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Friday, July 10, 2009

In Malaysia, English Ban Raises Fears for Future

Published: July 9, 2009

KUALA LUMPUR — P.S. Han, a teacher in Kuala Lumpur, has been using English to teach math and physics to 17-year-olds for the past six years.

From 2012, he will be forced to return to using the national language, Bahasa Malaysia, after the government decided to abandon English for the two subjects in a decision some consider to be motivated by politics rather than education.

“English has been used as the language of science for 300 years,” said Mr. Han, a teacher at St. John’s Institution. “You cannot really convey the scientific concepts to the students in Bahasa Malaysia at avery high level.”

“We have to face the fact that science knowledge is in English.”

The announcement on Wednesday, which came after months of lobbying by Malay nationalists, has raised concerns about whether English standards in the former British colony will slide and whether Malaysia’s competitiveness as a destination for multinational companies may suffer.

English has been the language of instruction for math and science in Malaysia since 2003, when former Prime Minister Mahathir Mohamad introduced the policy amid concerns that poor English skills were hindering students’ job opportunities.

Mr. Mahathir expressed sadness over the decision to revert to Bahasa Malaysia, saying that the decision would adversely affect children and make it difficult for them to keep abreast of scientific developments, the national news agency Bernama quoted him as saying.

The government cited a decline in students’ math and science grades, particularly in rural areas, as one of the reasons behind the switch.

However, Khoo Kay Kim, emeritus professor of Malaysian history at the University of Malaysia, said that teachers had not been adequately trained before the policy was introduced.

He described Malaysia’s English standards as “pathetic.”

“Fewer and fewer of our professors can now write in English,” he said. “We used to lead Asia in terms of English, and now we have allowed ourselves to slip below other Asian countries.”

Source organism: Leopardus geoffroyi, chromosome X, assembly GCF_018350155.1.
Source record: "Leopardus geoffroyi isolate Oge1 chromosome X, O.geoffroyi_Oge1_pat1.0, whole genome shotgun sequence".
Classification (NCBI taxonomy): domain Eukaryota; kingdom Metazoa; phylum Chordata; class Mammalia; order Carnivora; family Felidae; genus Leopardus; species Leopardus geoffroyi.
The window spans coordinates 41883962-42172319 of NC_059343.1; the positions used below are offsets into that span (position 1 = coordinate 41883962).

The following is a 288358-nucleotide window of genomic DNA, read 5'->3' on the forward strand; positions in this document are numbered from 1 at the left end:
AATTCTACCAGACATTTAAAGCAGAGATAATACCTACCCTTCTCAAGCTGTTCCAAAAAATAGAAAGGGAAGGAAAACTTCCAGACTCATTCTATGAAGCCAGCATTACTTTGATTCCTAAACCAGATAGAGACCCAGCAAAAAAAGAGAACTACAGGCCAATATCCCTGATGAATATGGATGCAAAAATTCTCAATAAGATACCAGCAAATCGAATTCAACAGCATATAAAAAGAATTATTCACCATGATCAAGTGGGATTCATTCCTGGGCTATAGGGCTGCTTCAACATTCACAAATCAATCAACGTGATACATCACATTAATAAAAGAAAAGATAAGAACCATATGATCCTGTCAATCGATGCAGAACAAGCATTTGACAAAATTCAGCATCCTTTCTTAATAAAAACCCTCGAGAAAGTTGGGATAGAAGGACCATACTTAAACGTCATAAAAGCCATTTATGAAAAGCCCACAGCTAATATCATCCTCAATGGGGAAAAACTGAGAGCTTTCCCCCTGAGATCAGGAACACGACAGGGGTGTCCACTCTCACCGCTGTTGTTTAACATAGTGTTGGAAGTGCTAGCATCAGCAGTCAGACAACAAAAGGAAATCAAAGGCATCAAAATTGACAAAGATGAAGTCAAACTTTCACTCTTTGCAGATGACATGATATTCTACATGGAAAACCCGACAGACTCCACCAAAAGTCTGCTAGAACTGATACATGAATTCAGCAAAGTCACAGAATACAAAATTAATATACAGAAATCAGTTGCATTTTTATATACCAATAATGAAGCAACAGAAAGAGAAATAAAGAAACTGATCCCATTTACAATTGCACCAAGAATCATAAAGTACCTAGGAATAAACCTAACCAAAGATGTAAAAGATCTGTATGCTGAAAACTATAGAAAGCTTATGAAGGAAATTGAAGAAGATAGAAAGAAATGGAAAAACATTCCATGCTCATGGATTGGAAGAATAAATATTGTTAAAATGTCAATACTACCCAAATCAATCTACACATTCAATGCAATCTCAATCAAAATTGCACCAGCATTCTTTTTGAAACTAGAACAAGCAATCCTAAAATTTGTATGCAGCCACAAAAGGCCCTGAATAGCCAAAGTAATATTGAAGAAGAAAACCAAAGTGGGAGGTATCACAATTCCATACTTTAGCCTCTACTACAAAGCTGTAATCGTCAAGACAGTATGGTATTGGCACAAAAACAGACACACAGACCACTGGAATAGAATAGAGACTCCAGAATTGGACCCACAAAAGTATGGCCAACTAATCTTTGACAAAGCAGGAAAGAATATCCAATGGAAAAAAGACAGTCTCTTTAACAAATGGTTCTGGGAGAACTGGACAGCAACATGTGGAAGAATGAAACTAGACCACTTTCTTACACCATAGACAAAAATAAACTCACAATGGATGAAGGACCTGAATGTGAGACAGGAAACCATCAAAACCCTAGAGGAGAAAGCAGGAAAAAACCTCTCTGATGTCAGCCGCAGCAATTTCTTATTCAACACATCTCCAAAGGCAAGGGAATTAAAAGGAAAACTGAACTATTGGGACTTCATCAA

Mr. Khoo said it was a “national shame” that the country’s oldest university, the University of Malaysia, had fallen behind other Asian universities in international rankings, a trend he attributed to declining English standards.

He also raised concerns that poor English standards may affect Malaysia’s international competitiveness, saying that multinational companies may struggle to find graduates with good English.

“If less and less Malaysians know English, how are multinational companies going to come into this country?” he said. “If we don’t have the workforce who can fit into multinational companies, how are they going to come here?”

Malaysia’s business community has long been concerned about the reported decline in English standards in schools. “The business community feels that English is imperative for Malaysia’s international competitiveness,” said Michael Yeoh, chief executive the Asian Strategy and Leadership Institute, an independent research organization.

Mr. Yeoh said that more needed to be done to improve English standards, but questions remained over whether teaching science and math in English was the best method.

“We don’t really know exactly how this could impede on the study of English,” he said.

The Malaysian International Chamber of Commerce and Industry welcomed the government’s decision to increase the number of English teachers and teaching hours.

Its executive director, Stewart Forbes, said that the need to emphasize English must continue to be part of the government’s policy.

“Private sector companies in Malaysia continue to complain about graduates’ communication skills in general, and English skills in particular, and the government’s efforts to raise the level of English expertise are very worthwhile,” he said.

Some educators from Malaysia’s two largest minority groups, the Chinese and Indian communities, welcomed the decision to revert to using Chinese and Tamil for science and math in vernacular schools, local media reported.

However, many parents and the National Union of the Teaching Profession have expressed concern over the decision to scrap English.

Shazlin Aidani, a mother of three, said she wanted her children to learn math and science in English.

“When they graduate and go to work everything will be in English, not Bahasa,” she said.

1 comment:

  1. I deeply concern about the English standard of local univ students. I once taught a group of unemployed fresh graduates from Malaysia universities. Throughout the course, their eyes just turned "blank" and didn't seem to learn anything. These people will be our future leaders? I sweat...